with cp,t and cp,d being the individual predicted plasma triptorelin and degarelix concentrations, respectively. By assuming steady-state conditions before drug administration, the basal rates of secretion βi and the initial conditions of the feedback and LH pool compartments (F0 and P0) can be specified by the expressions
whereas the initial LH and testosterone concentrations (LH0 and Te0) were estimated as LHbase and Tebase, respectively.
The population PD parameter estimates and their associated RSE values for the final model of the HPG axis are reported in Table 4. The 30 parameters were estimated with good precision and were all significant at the 95% confidence level. IIV was estimated for the parameters krel,LH, EC50, IC50, δ, ke,F, Lmax and L50.
Table 4. Simultaneous estimated population pharmacodynamic parameters following treatment with the gonadotropin-releasing hormone (GnRH) agonist triptorelin and the GnRH receptor blocker degarelix
The five parameters ke,LH, ke,F, λ, LHbase and Tebase obtained from the separate triptorelin and degarelix PD models were found to be study specific with observed differences in the parameter estimates of up to 100-fold.
The observed concentration–time profiles of PK, LH and testosterone are shown in Figure 4 for the triptorelin and degarelix studies with the population predictions superimposed. For presentation purposes, only single-dose data are shown due to the individual dosing schedules. The model was able to capture the different rates of onset and offset of drug action observed for the representative subjects in the five dose groups (Figure 5). The different dynamic measurements of the HPG axis compartments (i.e. PK, empirical feedback, LH pool concentration, LH concentration and testosterone concentration) after triptorelin and degarelix administration are superimposed in Figure 6.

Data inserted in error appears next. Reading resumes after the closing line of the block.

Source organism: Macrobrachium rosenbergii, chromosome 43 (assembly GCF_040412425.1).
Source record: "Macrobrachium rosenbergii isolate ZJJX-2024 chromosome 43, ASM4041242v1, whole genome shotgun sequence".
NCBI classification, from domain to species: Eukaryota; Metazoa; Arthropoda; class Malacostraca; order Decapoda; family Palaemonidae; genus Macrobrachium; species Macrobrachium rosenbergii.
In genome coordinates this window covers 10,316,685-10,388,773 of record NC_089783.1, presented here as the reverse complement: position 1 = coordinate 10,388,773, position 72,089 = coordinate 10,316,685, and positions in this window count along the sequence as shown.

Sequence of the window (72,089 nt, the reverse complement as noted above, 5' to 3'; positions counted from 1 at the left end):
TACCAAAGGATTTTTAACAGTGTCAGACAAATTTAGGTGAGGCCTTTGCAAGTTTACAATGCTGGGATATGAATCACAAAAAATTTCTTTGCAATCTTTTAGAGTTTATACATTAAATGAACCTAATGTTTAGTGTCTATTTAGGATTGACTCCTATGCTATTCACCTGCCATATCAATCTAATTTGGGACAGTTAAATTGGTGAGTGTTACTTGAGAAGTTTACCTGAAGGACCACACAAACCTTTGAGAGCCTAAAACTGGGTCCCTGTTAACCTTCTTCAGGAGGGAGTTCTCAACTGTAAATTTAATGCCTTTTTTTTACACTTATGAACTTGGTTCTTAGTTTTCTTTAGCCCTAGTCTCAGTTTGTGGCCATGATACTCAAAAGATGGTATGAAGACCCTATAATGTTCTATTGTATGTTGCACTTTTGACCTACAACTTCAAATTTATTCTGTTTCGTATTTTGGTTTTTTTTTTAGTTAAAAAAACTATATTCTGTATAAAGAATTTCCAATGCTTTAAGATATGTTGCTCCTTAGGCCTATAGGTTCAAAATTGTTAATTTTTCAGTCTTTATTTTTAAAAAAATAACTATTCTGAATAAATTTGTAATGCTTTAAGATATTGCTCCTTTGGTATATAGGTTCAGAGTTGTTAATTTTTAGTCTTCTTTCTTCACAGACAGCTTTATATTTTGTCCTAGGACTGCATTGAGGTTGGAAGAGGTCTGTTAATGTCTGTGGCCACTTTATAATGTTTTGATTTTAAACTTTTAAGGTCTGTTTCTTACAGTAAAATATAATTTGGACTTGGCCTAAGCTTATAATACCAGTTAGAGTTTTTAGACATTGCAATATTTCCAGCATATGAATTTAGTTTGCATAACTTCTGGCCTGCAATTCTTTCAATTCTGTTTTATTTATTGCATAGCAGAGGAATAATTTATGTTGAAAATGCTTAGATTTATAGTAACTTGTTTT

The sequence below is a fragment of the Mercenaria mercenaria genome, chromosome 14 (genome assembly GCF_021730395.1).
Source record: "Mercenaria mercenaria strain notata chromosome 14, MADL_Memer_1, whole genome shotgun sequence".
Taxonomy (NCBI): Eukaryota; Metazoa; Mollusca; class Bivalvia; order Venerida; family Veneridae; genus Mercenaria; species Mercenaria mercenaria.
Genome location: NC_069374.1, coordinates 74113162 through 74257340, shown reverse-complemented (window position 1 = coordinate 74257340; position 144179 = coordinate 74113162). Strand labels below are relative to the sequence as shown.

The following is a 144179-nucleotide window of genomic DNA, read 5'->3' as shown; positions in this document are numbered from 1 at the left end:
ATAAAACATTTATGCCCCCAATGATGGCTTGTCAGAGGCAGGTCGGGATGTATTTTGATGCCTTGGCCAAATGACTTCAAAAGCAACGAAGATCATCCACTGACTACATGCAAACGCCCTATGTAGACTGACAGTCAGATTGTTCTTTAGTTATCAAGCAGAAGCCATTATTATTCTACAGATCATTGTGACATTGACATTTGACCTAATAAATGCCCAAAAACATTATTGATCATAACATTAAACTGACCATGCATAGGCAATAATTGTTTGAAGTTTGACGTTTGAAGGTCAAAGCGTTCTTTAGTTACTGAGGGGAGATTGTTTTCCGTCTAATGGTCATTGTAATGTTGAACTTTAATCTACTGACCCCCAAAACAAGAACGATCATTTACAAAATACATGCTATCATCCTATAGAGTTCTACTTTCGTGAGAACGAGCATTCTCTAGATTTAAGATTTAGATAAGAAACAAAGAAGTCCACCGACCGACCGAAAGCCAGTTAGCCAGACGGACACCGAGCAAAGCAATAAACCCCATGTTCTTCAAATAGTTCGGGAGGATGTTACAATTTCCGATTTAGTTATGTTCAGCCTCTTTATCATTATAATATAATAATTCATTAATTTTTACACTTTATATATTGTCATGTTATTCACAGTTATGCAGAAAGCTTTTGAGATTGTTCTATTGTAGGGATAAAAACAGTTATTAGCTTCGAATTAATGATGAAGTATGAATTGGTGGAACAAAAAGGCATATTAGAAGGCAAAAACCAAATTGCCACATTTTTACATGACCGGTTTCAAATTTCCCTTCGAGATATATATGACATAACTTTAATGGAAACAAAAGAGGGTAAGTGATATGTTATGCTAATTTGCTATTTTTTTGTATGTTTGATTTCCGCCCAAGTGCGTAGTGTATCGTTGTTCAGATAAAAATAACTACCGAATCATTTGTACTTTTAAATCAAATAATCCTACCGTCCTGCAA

The goodness-of-fit plots indicated agreement between the observed data and the model predictions (Figure 7). The model was validated externally, where the PK/PD responses from other clinical degarelix studies were accurately predicted (data not shown).
The objective of the present analysis was to build a population PK/PD model of the HPG axis which mimicked the underlying physiology of the endocrine system by incorporating as many of its features (e.g. mechanistic understanding of drug action, feedback control mechanisms, etc.) into the model as the observed data would allow. The dynamics of the HPG axis is highly nonlinear, with feedback interactions in a multivariate closed-loop control system. Furthermore, the observed PD profiles after administration of triptorelin (a GnRH agonist) and degarelix (a GnRH receptor blocker) are very different from each other. However, the two drugs act on the same underlying physiological system. The combined model was based on our mechanistic understanding of the HPG axis and was able to account for the PD response of LH and testosterone following treatment with triptorelin and degarelix.